Not satisfied with on-going crusades against alcohol, cigarettes, sugar, and just about anything else that people derive enjoyment from, public-health officials have now turned their attention to the damaging effects of crime dramas.
A bizarre report by NHS psychiatrists, to be published in the Journal of Forensic and Legal Medicine, claims that ITV detective drama Midsomer Murders presents an unrealistic portrayal of homicide which ‘may undermine public-health measures aimed at reducing the rate and impact of violence’. The report follows remarks made by Dame Helen Mirren, the latest recipient of the UK film industry’s Bafta fellowship, who criticised British television dramas for their portrayal of violence against women, echoing comments made by playwright David Hare, who ‘can’t stand the body count in contemporary dramas’.
One commentator has been quick to praise Dame Helen for reigniting the discussion over the depiction of women in crime dramas, singling out Scandinavian crime dramas The Killing and The Bridge for ‘ubiquitous’ violence and complaining that the BBC’s The Fall made for ‘very discomfiting viewing’. (Maybe turn it off, then?)
These latest comments from high-profile luvvies and public-health officials seem to mark a slight shift in the never-ending debate over violence in film and television. Where once concerns focused on a belief that realistic depictions of violence would influence real acts of violence by apparently impressionable audiences, the latest remarks focus on a crisis of creativity in television dramas and films, which are now not realistic enough, apparently.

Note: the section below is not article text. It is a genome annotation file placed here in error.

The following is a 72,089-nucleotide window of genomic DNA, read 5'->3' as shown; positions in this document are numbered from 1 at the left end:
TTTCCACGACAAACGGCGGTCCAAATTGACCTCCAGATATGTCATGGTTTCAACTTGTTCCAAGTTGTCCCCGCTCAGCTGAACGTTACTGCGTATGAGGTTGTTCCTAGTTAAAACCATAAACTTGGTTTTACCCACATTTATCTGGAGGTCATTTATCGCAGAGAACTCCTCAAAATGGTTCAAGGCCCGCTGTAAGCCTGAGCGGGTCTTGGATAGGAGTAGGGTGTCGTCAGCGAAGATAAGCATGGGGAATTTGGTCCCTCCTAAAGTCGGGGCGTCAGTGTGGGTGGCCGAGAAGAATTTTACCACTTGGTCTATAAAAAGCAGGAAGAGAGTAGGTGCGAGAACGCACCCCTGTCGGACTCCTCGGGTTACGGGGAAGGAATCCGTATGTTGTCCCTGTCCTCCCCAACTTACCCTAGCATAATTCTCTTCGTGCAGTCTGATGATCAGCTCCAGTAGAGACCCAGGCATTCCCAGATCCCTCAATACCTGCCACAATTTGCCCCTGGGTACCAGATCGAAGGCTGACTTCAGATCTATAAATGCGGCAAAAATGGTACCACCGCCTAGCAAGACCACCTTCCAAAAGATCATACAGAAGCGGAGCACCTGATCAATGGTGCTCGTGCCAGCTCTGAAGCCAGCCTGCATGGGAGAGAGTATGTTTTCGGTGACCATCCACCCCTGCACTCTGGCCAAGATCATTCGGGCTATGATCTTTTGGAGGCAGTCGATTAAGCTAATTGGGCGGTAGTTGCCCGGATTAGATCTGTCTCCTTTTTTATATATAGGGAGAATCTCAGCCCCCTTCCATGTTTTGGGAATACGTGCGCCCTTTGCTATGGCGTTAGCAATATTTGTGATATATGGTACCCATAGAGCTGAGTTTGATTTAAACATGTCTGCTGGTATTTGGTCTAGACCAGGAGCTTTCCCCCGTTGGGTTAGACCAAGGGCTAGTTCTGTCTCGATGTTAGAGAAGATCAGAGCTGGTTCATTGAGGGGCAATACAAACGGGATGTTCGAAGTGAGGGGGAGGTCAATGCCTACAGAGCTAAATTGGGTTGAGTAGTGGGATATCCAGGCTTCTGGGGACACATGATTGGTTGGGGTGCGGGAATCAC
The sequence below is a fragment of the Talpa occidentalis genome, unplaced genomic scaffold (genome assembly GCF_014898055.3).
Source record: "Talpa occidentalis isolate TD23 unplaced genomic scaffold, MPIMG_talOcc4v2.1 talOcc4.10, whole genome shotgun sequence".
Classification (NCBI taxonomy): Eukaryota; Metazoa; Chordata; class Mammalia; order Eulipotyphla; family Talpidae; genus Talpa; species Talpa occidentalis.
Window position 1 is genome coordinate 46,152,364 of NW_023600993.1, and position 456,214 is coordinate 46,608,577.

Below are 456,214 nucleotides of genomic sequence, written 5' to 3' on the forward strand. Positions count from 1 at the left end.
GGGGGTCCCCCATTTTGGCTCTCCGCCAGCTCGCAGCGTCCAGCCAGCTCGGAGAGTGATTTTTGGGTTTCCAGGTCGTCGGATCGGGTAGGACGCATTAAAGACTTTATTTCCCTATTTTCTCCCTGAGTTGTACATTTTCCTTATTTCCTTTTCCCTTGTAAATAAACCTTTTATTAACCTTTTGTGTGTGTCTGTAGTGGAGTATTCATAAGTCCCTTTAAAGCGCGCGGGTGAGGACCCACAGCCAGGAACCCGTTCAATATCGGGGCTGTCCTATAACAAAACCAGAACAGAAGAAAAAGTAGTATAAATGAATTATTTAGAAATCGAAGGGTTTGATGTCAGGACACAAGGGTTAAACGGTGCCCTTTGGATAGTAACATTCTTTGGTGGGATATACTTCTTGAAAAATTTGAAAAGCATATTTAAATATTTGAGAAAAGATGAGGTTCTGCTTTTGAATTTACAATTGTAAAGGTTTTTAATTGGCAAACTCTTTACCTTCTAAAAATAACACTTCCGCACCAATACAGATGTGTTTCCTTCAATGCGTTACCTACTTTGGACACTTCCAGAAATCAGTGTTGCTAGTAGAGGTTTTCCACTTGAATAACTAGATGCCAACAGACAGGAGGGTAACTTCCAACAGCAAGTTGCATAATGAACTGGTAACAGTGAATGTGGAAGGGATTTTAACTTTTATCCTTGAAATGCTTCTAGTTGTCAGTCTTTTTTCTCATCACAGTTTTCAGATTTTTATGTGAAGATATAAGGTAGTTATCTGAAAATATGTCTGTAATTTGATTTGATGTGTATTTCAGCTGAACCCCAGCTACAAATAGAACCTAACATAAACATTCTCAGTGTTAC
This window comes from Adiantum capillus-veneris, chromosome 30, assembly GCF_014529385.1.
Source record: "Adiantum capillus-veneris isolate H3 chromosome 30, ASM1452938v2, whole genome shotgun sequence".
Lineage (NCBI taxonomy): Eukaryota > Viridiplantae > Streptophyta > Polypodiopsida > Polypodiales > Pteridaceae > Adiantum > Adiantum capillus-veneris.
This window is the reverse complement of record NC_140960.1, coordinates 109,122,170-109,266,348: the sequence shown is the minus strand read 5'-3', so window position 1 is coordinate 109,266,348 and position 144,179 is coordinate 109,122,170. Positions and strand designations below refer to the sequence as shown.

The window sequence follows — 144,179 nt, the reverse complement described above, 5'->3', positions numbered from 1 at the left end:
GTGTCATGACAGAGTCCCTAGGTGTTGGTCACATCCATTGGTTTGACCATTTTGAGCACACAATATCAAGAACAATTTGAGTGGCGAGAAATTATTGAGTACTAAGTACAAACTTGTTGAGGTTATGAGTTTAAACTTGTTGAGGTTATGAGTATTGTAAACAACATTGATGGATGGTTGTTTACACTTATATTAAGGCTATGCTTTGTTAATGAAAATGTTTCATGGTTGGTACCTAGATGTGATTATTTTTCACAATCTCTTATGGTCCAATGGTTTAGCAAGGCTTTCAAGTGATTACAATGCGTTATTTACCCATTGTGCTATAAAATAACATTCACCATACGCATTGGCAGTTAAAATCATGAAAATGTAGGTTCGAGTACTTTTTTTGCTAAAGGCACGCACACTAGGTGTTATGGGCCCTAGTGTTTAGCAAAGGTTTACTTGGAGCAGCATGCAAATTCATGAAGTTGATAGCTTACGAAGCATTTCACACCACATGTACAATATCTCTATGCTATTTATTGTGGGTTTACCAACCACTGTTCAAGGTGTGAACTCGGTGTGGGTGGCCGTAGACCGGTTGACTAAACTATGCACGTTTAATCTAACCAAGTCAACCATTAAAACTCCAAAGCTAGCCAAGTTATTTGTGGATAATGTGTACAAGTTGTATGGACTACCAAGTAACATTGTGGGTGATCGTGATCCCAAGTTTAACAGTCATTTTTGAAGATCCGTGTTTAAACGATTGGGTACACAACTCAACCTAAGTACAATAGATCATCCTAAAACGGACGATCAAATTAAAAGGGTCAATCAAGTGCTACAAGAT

Either way, the general viewing public is treated with contempt. If violence is depicted realistically on screen, then malleable-minded audiences - it has been suggested - might go on their own killing sprees after a Saturday night BBC4 binge. But if murder is not depicted realistically enough, then the public, seemingly unable to separate reality from fiction, will be left with a ‘misleading impression of homicide’.